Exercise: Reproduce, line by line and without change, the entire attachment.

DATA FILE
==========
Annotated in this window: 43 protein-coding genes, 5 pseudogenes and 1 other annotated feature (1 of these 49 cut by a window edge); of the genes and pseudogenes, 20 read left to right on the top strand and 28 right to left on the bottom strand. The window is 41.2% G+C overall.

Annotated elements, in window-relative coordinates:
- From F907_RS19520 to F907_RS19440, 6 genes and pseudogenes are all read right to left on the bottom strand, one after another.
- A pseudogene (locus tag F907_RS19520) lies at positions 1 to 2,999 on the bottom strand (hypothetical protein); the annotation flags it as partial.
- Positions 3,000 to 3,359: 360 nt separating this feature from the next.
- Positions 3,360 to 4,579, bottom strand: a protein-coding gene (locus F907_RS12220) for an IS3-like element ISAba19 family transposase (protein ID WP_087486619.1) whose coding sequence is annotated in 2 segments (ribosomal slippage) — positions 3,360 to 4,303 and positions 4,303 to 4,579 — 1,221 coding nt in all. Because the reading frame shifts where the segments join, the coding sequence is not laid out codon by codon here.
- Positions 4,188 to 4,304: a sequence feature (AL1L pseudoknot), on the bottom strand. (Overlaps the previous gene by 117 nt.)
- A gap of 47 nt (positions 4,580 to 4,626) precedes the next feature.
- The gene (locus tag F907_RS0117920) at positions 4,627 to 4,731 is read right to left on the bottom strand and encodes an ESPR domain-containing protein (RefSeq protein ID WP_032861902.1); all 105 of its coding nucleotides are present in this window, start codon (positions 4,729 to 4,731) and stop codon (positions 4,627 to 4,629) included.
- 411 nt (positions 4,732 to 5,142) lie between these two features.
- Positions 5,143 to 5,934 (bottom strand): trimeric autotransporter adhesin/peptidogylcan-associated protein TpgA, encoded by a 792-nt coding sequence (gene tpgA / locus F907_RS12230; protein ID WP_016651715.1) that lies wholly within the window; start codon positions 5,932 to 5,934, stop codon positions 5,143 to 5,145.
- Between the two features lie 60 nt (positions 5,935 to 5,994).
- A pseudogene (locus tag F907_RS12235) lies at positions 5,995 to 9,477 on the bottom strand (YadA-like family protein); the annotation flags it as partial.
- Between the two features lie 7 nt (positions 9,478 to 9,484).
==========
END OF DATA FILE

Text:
Annotated in this window: 43 protein-coding genes, 5 pseudogenes and 1 other annotated feature (1 of these 49 cut by a window edge); of the genes and pseudogenes, 20 read left to right on the top strand and 28 right to left on the bottom strand. The window is 41.2% G+C overall.

Annotated elements, in window-relative coordinates:
- From F907_RS19520 to F907_RS19440, 6 genes and pseudogenes are all read right to left on the bottom strand, one after another.
- A pseudogene (locus tag F907_RS19520) lies at positions 1 to 2,999 on the bottom strand (hypothetical protein); the annotation flags it as partial.
- Positions 3,000 to 3,359: 360 nt separating this feature from the next.
- Positions 3,360 to 4,579, bottom strand: a protein-coding gene (locus F907_RS12220) for an IS3-like element ISAba19 family transposase (protein ID WP_087486619.1) whose coding sequence is annotated in 2 segments (ribosomal slippage) — positions 3,360 to 4,303 and positions 4,303 to 4,579 — 1,221 coding nt in all. Because the reading frame shifts where the segments join, the coding sequence is not laid out codon by codon here.
- Positions 4,188 to 4,304: a sequence feature (AL1L pseudoknot), on the bottom strand. (Overlaps the previous gene by 117 nt.)
- A gap of 47 nt (positions 4,580 to 4,626) precedes the next feature.
- The gene (locus tag F907_RS0117920) at positions 4,627 to 4,731 is read right to left on the bottom strand and encodes an ESPR domain-containing protein (RefSeq protein ID WP_032861902.1); all 105 of its coding nucleotides are present in this window, start codon (positions 4,729 to 4,731) and stop codon (positions 4,627 to 4,629) included.
- 411 nt (positions 4,732 to 5,142) lie between these two features.
- Positions 5,143 to 5,934 (bottom strand): trimeric autotransporter adhesin/peptidogylcan-associated protein TpgA, encoded by a 792-nt coding sequence (gene tpgA / locus F907_RS12230; protein ID WP_016651715.1) that lies wholly within the window; start codon positions 5,932 to 5,934, stop codon positions 5,143 to 5,145.
- Between the two features lie 60 nt (positions 5,935 to 5,994).
- A pseudogene (locus tag F907_RS12235) lies at positions 5,995 to 9,477 on the bottom strand (YadA-like family protein); the annotation flags it as partial.
- Between the two features lie 7 nt (positions 9,478 to 9,484).